September 2009

These are the books the Children's Area staff reviewed in September 2009. Click on the "check the catalog" link to see if the book is available. If it isn't, ask a librarian to put it on hold for you.

Scroll past these book reviews to see an archive of all of the previous book reviews.

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Yosemite National Park

This book takes an extremely approachable look at Yosemite National Park. Although most people cringe at the thought of nonfiction, the creators of this book did an excellent job of combining a ton of factual information with breathtaking photography to lessen the sting of a laundry list of facts. I think that this is a great choice for younger readers who are curious about the United States’ diverse topography, or families who are looking to prepare their young ones for a family vacation. However, it is not advisable for those who have wanted to go for a while, but can't convince anyone to join them, to read this book.

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Football Genius

Tim Green, who once played as Defensive End for the Atlanta Falcons, has written his first novel for young readers and gives you an insider's look at professional football. This Georgia Children's Book Award nominee is an inspiring account of a young football player’s struggle to be appreciated for his talent, both as a player and for his skill in predicting the next play. Don't miss the fun as Troy and his best friends Tate and Nathan scheme to help Troy get the attention of the players, coaches, and even the owner of the Falcons to help them have a winning season. You'll be biting your fingernails and laughing out loud. "He was dizzy. It was louder than the lunchroom and happier than Christmas morning. It was a light-headed excitement unlike anything Troy had ever felt before."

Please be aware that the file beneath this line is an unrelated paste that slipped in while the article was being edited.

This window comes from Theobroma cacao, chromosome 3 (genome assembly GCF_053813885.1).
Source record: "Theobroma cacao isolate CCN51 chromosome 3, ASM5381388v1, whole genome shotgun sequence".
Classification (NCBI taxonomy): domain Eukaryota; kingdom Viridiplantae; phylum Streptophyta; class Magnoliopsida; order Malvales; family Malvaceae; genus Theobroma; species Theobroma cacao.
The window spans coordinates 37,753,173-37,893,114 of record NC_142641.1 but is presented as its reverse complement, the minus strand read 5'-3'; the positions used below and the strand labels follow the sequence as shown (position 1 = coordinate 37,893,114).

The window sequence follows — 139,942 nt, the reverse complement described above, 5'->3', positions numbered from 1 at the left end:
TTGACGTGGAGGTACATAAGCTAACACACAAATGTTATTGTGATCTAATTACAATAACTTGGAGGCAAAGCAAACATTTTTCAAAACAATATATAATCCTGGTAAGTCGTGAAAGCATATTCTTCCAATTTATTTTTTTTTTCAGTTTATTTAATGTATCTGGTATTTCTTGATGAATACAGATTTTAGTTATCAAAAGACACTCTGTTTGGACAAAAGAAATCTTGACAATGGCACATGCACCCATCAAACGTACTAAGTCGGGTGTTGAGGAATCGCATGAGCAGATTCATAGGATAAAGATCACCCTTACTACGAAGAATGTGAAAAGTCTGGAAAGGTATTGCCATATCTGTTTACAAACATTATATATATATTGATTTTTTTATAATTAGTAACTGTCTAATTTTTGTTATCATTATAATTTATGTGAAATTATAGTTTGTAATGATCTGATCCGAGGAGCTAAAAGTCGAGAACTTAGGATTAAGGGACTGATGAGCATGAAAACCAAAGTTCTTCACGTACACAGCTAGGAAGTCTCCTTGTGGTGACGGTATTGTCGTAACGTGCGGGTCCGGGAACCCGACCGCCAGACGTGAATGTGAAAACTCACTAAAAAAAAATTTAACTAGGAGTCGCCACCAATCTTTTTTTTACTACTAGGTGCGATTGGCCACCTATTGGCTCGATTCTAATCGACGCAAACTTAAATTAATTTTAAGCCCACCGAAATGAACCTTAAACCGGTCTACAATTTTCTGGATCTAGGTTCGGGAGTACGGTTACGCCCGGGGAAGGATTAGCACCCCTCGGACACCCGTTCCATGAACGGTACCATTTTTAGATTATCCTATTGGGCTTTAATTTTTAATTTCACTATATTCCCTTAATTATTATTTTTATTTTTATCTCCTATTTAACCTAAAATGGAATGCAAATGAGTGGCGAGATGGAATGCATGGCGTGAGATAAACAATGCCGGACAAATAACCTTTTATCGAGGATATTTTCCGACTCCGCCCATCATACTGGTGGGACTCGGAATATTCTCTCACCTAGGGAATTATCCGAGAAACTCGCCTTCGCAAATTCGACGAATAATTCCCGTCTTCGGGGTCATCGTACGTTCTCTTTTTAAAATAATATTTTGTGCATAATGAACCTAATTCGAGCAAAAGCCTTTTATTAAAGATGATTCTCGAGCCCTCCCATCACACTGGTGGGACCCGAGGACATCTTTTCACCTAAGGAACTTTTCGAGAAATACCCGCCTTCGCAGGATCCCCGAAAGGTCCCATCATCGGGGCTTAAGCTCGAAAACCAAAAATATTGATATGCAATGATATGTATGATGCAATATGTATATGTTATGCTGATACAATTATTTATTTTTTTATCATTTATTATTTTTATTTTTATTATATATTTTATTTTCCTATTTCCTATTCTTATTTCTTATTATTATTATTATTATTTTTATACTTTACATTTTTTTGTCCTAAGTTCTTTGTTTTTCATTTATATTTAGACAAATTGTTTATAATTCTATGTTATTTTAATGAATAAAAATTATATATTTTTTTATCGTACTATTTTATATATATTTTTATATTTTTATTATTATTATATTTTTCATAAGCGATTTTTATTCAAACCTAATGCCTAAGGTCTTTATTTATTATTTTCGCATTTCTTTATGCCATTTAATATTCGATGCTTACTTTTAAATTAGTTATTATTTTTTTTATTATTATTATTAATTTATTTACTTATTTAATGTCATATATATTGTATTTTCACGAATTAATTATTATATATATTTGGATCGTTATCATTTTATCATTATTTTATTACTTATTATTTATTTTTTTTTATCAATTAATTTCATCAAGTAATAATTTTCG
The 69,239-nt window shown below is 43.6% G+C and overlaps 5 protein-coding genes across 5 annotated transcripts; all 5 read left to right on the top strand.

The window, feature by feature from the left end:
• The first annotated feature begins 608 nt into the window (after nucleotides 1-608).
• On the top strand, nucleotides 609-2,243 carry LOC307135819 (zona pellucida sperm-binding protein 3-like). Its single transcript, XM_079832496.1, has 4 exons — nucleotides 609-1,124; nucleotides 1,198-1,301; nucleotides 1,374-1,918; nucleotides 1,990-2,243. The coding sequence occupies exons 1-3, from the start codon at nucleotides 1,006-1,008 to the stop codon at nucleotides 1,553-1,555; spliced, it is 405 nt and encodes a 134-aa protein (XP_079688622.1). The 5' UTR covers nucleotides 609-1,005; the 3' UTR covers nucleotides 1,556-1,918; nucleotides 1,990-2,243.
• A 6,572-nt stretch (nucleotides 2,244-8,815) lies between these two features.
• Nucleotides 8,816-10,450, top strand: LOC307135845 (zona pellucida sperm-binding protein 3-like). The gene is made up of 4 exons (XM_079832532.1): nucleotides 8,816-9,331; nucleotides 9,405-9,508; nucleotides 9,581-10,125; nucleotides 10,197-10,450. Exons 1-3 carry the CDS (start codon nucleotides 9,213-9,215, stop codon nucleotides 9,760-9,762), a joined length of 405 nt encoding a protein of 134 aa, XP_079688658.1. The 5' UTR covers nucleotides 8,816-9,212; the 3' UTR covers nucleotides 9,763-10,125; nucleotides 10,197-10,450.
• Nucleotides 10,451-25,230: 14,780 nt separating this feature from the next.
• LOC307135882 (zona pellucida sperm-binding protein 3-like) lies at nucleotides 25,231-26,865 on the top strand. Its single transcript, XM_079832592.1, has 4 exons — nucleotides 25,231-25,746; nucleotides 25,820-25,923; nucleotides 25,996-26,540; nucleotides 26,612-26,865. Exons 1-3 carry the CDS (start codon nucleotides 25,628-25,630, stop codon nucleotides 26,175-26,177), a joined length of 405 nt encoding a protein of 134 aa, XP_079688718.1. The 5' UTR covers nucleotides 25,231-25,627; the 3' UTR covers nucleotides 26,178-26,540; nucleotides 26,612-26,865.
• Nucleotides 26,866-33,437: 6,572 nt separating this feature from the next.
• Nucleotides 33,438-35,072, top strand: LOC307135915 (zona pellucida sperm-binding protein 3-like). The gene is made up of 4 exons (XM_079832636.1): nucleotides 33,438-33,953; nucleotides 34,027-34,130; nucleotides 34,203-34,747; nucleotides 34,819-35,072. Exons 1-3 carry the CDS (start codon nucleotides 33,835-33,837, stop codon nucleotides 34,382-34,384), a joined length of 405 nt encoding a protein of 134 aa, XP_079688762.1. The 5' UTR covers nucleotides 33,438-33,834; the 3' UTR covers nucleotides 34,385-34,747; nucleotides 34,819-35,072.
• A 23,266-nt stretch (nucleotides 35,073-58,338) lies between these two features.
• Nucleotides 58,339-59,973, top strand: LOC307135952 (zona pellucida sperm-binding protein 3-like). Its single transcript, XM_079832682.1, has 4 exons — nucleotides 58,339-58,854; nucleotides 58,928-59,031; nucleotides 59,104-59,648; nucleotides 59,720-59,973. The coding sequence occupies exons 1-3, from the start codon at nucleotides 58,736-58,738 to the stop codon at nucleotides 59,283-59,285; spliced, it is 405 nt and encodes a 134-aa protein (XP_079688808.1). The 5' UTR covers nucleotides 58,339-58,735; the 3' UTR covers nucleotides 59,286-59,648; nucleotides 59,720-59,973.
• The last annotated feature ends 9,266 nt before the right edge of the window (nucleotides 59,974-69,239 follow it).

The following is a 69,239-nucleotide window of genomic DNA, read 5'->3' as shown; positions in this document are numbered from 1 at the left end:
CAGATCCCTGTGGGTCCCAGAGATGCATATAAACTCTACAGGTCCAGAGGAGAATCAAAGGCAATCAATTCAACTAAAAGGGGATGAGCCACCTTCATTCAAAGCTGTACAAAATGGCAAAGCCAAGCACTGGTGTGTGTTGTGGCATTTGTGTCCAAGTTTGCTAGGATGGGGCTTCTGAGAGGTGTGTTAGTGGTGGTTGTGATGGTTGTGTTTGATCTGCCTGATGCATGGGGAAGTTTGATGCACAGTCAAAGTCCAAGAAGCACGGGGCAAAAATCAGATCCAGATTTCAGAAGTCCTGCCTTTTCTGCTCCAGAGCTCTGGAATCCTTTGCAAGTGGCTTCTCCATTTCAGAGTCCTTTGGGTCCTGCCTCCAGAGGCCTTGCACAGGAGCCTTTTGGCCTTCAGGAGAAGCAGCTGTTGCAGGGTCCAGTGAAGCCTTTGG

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Leepike Ridge

Tom Hammond and his mother live next to Leepike Ridge in a house that is chained atop an enormous rock. Leepike Ridge sits above a beautiful valley with a winding river that holds many secrets. Tom and his mother have lived alone since his father died. However, one day, Tom's former teacher, Jeffrey Veatch, appears on the scene. Jeffrey seems to be very interested in courting Tom's mother. As the story develops, Tom steals away to the river to be alone and float on his raft. But the current quickly carries him to an underground stream. Although he is trapped in the underground caves and rivers, Tom is determined to find his way out. During his search, Tom encounters some very interesting surprises. For example, there is a man who has been living underground for three years after being trapped just like Tom. He also discovers many other surprises, all of which manage to change his future.

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My Rotten Redheaded Older Brother

Patricia's brother Richard was four years older than her. He always had been and he always would be. He could throw farther, get dirtier and burp louder than Patricia. Patricia wished she could do something, anything, better than her brother. My Rotten Redheaded Older Brother is a fun story about being a kid sister. It is beautifully illustrated and written as a lovely memoir of the author's childhood.

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